Judith herself collects colorful Scottish Monart glass from the 1920s as well as sparkly vintage jewelry like the gold-plated sun-face brooch pinned to her blouse. "People often stop me to ask about this Joseff-of-Hollywood pin," says Judith, who gently jiggles the vintage brooch to make the twinkly rhinestone eyes move. "The exciting thing about costume jewelry is that you can stumble across something very individual for not very much." Prices depend on designer names and workmanship. Collectors pay big for pieces marked Chanel, Schia- parelli, or Haskell. But just how the pieces were made counts, too. For instance, are the stones glued or prong-set? Prongs push prices upward (and more prongs mean higher prices).
Her admiration for fetching vintage costume jewelry is contagious. "They are at least equal to or better than the precious equivalent," notes Judith. "Many of those who designed costume jewelry had earlier been designers for fine jewelers such as Cartier and Van Cleef," she adds, pointing out that Frenchman Alfred Philippe moved from the real thing to vintage bling (Trifari) in 1930.
Despite the sweltering heat, Judith speeds up when she spots a glimmering constellation of jewelry : chandelier earrings, crystal bead necklaces, and sprays of dazzling rhinestone brooches.
Vintage vendor Jeanne DeSantis is barricaded behind velvet-lined trays of gorgeous goodies and customers two-deep. " Rhinestones rule," she says, by way of a greeting.
We wade into the crowd and meet Elizabeth Gavais-Miller, a personal shopper for Bergdorf Goodman, who hopes to reclaim some of the family jewelry . "My grandfather was jeweler Benjamin Bogoff, and I’m trying to buy back as many of his period rhinestone pieces as I can find," explains Gavais-Miller, who wears her fabulous fakes to work at the posh Manhattan department store.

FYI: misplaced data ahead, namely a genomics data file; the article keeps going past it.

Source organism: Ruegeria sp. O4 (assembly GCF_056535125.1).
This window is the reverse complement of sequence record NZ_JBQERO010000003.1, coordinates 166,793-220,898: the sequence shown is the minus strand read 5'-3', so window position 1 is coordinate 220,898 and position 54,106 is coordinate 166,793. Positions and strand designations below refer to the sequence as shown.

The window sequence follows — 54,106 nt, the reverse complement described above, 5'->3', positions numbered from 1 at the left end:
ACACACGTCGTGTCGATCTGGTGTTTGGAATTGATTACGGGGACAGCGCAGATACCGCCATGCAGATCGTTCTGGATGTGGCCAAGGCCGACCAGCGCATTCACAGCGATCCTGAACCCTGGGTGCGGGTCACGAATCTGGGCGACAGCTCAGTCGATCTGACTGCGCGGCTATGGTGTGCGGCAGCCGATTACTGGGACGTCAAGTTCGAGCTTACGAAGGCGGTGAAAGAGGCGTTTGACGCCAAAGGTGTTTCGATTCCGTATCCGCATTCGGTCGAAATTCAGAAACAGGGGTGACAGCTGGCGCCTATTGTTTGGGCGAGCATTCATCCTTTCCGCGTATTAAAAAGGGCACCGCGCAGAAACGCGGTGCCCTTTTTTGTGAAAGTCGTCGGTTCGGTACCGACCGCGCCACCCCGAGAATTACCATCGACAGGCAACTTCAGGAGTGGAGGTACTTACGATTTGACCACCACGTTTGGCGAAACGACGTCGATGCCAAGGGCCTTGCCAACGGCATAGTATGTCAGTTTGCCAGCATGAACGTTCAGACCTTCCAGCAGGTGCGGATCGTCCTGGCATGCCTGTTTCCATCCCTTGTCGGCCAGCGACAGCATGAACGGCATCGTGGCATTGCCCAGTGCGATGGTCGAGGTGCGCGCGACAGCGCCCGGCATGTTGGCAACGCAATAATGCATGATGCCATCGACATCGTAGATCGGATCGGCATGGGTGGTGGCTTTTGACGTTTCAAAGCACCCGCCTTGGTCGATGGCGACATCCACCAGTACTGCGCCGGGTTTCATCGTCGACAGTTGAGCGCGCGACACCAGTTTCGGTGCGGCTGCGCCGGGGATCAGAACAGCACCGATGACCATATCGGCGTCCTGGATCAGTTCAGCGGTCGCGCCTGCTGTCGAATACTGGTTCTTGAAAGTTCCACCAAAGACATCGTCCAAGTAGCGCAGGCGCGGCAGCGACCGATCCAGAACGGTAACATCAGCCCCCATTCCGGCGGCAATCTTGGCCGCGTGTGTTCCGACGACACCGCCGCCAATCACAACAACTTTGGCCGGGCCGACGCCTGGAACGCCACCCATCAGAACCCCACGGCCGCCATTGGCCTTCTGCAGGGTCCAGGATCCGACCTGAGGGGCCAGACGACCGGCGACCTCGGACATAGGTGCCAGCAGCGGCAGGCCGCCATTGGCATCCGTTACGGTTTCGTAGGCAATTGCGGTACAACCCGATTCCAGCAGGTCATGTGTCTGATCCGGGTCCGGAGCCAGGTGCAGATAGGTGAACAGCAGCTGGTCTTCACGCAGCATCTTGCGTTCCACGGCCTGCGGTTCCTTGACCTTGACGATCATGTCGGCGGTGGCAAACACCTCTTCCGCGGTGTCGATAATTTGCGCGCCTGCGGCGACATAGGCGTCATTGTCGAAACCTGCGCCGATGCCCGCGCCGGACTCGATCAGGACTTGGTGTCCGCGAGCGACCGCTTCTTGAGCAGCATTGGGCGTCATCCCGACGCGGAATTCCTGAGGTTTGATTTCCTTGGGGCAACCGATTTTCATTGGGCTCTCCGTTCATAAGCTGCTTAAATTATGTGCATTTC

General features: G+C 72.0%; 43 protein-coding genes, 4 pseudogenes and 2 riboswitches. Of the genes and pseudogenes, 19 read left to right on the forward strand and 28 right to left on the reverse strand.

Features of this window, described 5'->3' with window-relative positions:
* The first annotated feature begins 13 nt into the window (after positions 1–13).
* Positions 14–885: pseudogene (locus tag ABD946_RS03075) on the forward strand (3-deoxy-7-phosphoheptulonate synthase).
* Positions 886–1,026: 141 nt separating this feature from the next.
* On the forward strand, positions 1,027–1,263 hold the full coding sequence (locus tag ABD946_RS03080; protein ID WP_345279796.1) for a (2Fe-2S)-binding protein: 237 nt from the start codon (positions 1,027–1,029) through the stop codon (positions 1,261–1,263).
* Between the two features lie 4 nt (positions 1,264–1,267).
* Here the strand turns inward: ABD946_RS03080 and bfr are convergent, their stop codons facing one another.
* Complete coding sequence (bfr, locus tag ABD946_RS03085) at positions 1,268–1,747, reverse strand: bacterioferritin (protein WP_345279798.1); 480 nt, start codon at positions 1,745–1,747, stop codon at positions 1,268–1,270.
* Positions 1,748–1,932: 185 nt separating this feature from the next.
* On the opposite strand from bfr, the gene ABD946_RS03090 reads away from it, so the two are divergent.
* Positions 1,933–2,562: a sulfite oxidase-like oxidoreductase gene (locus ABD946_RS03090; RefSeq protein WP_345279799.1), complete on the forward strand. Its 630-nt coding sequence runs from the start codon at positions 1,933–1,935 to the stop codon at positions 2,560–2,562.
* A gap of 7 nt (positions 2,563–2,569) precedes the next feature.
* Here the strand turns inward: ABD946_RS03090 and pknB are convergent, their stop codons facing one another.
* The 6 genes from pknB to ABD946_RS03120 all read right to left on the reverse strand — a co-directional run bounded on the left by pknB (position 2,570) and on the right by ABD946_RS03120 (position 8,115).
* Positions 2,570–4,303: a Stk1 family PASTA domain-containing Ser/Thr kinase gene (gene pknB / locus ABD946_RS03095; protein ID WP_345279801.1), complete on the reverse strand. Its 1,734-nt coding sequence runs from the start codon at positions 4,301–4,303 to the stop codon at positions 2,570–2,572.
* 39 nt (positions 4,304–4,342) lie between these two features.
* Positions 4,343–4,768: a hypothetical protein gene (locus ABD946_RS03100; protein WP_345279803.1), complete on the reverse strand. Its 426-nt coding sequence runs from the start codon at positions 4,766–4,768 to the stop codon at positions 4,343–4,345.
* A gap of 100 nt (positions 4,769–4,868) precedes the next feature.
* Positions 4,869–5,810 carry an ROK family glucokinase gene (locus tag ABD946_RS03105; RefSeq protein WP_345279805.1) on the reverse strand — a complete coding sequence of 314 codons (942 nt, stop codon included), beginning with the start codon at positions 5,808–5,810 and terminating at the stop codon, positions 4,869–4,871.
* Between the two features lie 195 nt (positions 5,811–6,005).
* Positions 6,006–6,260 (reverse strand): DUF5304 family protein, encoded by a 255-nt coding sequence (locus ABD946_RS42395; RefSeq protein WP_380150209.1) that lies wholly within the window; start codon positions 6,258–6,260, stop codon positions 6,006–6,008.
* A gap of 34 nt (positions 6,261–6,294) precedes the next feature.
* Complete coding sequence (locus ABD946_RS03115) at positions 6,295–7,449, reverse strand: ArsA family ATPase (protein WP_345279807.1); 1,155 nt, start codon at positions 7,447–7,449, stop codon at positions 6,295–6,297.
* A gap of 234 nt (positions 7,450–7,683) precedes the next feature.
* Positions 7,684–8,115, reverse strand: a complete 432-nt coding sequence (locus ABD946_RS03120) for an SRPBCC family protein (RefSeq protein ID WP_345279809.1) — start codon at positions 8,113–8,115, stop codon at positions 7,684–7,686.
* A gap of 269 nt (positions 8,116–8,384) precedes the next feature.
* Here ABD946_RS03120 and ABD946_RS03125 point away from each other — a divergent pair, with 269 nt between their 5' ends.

Gavais-Miller is in good company. A glass-gemstone bangle dangled from the wrist of the Duchess of Windsor (American Wallis Simpson), a triple-strand faux pearl necklace framed the face of Jackie O, and diamonds made of paste sparkled on Marilyn Monroe.
There’s no need to convince Judith, who literally wrote the book on Costume Jewelry (DK Publishing, $35). She sifts through dozens of trays before finding a delicate mother-of-pearl necklace and bracelet, circa 1930. At $35 for the no-name pair, Judith is clearly delighted.
"It’s sweet," she says admiringly as the dealer wraps it up.
This July, dealer DeSantis will again display her beauteous bijouterie at Brimfield, next to Collin’s Apple Barn. We reached her by telephone at her home in Sylvan Beach, New York, as she was shuffling boxes in preparation for the trek to Massachusetts.
"Colorful rhinestone brooches are in this year," she says, "but Bakelite is dead." Thanks to changing tastes, Bakelite (the first synthetic plastic, patented in 1907) presents a real buying opportunity for impecunious collectors in love with smooth, glossy Art Deco bangles.
But price-guide guru Judith tempers my enthusiasm to corner the market on Bakelite. "Don’t buy antiques and collectibles as an investment," she cautions. "If they appreciate, that’s good. But you should buy it because you love it and can’t live without it."
Suddenly, I hear those vintage sprinklers calling—psst, psst, psst, psst.